Date of Award


Document Type

Open Access Dissertation

Degree Name

Doctor of Philosophy (PhD)

Degree Program

Chemical Engineering

First Advisor

David M. Ford

Second Advisor

Peter A. Monson

Third Advisor

Dimitrios Maroudas

Subject Categories

Chemical Engineering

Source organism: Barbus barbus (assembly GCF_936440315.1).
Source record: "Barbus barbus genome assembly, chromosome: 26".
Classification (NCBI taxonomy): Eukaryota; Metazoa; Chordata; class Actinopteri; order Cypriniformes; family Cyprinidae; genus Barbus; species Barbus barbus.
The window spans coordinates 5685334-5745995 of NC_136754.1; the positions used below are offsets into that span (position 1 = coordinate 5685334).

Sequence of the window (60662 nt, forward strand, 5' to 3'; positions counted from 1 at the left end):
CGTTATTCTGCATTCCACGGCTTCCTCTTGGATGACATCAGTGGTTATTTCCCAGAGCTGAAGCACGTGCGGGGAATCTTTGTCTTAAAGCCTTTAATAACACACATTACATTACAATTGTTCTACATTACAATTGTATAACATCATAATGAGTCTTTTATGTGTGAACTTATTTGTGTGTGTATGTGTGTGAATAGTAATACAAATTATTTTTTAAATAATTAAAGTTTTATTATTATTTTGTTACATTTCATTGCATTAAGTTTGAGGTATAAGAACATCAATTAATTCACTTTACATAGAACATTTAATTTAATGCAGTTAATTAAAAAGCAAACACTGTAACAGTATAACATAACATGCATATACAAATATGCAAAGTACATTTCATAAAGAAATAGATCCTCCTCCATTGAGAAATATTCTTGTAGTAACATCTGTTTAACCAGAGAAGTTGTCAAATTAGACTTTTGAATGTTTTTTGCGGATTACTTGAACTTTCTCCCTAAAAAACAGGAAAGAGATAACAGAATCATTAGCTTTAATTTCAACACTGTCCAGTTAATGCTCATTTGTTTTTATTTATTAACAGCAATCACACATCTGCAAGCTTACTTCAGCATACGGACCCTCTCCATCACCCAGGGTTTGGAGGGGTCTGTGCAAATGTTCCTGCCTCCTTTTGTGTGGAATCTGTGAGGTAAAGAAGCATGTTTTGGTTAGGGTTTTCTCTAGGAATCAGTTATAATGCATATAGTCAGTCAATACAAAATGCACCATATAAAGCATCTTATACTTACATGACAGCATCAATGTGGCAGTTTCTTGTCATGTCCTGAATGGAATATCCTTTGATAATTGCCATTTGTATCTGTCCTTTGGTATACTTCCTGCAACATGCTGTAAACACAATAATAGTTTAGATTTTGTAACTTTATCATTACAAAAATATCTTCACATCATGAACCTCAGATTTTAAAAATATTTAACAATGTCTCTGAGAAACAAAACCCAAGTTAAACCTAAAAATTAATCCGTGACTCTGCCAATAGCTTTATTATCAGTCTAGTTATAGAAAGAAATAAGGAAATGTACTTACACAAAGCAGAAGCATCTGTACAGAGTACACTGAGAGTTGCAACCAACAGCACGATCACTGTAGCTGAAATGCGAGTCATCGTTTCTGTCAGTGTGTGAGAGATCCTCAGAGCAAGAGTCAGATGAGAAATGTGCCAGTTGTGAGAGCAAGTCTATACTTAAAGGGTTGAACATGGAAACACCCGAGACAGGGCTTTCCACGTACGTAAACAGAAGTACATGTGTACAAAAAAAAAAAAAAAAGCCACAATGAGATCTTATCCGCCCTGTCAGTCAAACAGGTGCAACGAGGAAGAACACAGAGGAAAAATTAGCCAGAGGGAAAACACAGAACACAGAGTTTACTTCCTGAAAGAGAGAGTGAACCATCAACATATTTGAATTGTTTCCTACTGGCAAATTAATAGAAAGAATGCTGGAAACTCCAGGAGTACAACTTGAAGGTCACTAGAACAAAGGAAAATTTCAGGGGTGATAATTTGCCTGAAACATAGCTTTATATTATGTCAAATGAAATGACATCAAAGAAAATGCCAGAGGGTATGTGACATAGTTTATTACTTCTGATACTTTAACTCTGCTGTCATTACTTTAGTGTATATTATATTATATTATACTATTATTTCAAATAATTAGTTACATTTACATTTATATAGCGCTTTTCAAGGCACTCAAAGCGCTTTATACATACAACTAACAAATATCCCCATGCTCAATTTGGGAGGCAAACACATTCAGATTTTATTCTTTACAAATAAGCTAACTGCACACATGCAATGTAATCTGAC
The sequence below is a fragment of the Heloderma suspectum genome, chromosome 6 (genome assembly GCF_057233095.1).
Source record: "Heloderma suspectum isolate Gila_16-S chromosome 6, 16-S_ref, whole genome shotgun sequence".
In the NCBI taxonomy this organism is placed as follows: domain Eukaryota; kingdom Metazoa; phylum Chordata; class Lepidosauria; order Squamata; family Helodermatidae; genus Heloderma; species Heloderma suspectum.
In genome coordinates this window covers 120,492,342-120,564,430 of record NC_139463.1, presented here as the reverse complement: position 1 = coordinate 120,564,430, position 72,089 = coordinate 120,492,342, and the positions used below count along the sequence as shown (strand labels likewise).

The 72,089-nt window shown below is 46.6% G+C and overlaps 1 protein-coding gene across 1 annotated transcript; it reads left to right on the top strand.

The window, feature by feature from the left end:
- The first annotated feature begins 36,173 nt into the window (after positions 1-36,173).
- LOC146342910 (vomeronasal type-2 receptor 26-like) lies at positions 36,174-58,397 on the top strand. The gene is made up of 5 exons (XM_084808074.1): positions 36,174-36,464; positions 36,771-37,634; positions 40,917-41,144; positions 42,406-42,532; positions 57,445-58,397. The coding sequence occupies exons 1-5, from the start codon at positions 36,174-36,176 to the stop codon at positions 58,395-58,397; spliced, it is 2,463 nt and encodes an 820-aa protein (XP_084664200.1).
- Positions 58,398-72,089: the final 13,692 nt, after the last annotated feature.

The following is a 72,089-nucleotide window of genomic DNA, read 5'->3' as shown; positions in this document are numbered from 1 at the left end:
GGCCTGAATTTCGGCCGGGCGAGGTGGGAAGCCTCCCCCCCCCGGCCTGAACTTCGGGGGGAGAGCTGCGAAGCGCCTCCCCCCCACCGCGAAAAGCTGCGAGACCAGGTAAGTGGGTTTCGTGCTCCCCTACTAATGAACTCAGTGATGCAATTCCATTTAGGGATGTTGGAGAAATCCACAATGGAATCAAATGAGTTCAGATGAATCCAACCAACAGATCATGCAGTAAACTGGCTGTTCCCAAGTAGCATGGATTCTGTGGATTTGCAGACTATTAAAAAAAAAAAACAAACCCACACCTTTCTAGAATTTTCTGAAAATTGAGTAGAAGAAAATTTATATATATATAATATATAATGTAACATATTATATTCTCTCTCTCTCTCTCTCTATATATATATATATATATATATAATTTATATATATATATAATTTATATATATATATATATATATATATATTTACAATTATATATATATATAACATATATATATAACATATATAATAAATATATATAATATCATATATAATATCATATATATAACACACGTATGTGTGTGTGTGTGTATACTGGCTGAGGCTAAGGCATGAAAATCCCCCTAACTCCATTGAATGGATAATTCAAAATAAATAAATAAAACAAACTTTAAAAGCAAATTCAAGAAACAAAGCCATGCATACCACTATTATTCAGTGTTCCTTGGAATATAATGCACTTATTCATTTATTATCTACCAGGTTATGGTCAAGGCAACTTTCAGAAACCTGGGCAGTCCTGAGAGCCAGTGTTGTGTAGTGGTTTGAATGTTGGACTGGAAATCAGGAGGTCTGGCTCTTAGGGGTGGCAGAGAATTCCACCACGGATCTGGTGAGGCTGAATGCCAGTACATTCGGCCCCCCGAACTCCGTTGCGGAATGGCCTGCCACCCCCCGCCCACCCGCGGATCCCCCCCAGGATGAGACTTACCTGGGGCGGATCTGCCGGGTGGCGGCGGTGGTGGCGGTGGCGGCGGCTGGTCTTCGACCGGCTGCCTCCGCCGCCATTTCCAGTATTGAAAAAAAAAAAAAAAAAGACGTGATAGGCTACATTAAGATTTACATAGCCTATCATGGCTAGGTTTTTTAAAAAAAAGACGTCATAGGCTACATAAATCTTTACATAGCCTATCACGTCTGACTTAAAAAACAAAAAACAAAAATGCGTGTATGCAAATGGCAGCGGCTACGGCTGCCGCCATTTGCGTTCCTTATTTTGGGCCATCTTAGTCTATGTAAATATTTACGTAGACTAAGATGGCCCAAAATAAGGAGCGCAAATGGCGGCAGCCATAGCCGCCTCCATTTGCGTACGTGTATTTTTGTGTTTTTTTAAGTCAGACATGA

The problem of phase equilibrium in colloidal and classical atomistic systems is of great interest in modern micro/nano fabrication and self-assembly processes. Systems with specific potential interactions are increasingly being developed and knowledge of their phase diagrams would aid in their use in materials applications. The conventional methods of using simulations and experiments to evaluate phase equilibrium are costly, especially for fluid-solid equilibrium. One way to address this problem is to improve the accuracy of theories, such as classical density functional theory (cDFT), that predict thermodynamic properties at the fluid-solid transition with modest computational cost. In such a program the challenges are of two kinds, viz. (1) the development of a new cDFT formulation to treat fluid-solid equilibrium, especially with regard to the higher order multi-body interaction terms in the free energy expression and (2) finding a more accurate numerical method to solve the cDFT equations. In our work we develop several numerical and inversion methodologies to meet these challenges, including closure relations that capture the higher order terms in the free energy expansion. We find that these closures are qualitatively and quantitatively very different from their liquid state analogs found in the Ornstein-Zernike integral equation theory. Specifically, we discover new closure relations applicable to the fluid-solid transition in hard-sphere, soft-repulsive and Lennard-Jones potentials. We further discuss the universal nature of these closures for different interaction potentials and explore the breadth of their applicability and future prospects.